Apple and Google have released the contact tracing technology they collaborated on building — but will anybody actually use it?
In early April, the two tech giants announced a joint objective to build software that could help slow the spread of COVID-19 by using smartphone Bluetooth technology. Apple and Google said that several U.S. states and 22 countries have signed on to use the technology to build phone apps that alert users of possible exposure to the coronavirus. Government and health agencies can customize the system and combine it with data that users input voluntarily. Once users download these apps, they would get an alert if they have been near another app user who tested positive for the virus.
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According to health experts, contact tracing is essential to slowing the spread of the coronavirus. The CDC (opens in new tab) calls it a key strategy for preventing further spread of COVID-19. Many U.S. states are spending millions of dollars to hire contact tracing workers.
Smartphone apps are meant to boost those efforts, not replace them. The Apple-Google API addresses some of the technical issues around building Bluetooth-based apps and makes it easier for iPhones and Android phones to talk to each other.
But the effectiveness of the Apple-Google initiative is already in doubt. The companies have also been resistant to sharing their users' private health data, saying, “User adoption is key to success and we believe that these strong privacy protections are also the best way to encourage use of these apps."
But those protections — such as not tracking location data and not keeping data in a centralized database — have led some countries to develop their own apps. Even the countries that have signed on to use the Apple-Google API may find that their apps are not that useful in contact tracing efforts without a database or location information.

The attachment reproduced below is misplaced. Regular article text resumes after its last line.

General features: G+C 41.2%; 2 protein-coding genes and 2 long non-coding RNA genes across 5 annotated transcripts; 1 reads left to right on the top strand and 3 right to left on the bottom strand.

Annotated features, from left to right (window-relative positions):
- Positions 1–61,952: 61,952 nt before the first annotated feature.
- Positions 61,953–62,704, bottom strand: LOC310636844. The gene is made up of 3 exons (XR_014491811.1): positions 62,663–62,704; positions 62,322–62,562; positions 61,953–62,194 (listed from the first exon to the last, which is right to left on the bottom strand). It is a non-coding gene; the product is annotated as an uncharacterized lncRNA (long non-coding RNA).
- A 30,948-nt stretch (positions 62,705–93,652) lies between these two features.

The biggest barrier remains: Will anybody actually download the apps? Buzzfeed reports that Utah spent $2.75 million on its Healthy Together app but just 45,000 of the state's 3.2 million residents had downloaded it as of May 18. North Dakota also launched its own location-tracking app, but only about 4 percent of its residents are using it.
North Dakota is one of the three states that are using the Apple-Google tech (they're building a second, separate app). Alabama and South Carolina are the others. Recode reports that many other states are going about the contact tracing process the old-fashioned way: over the phone. As Barbara LaBoe, spokesperson for Washington state’s COVID-19 Response team, said, "Apps are not for everyone and while they may help in the process, we are going to start each contact investigation by calling each person."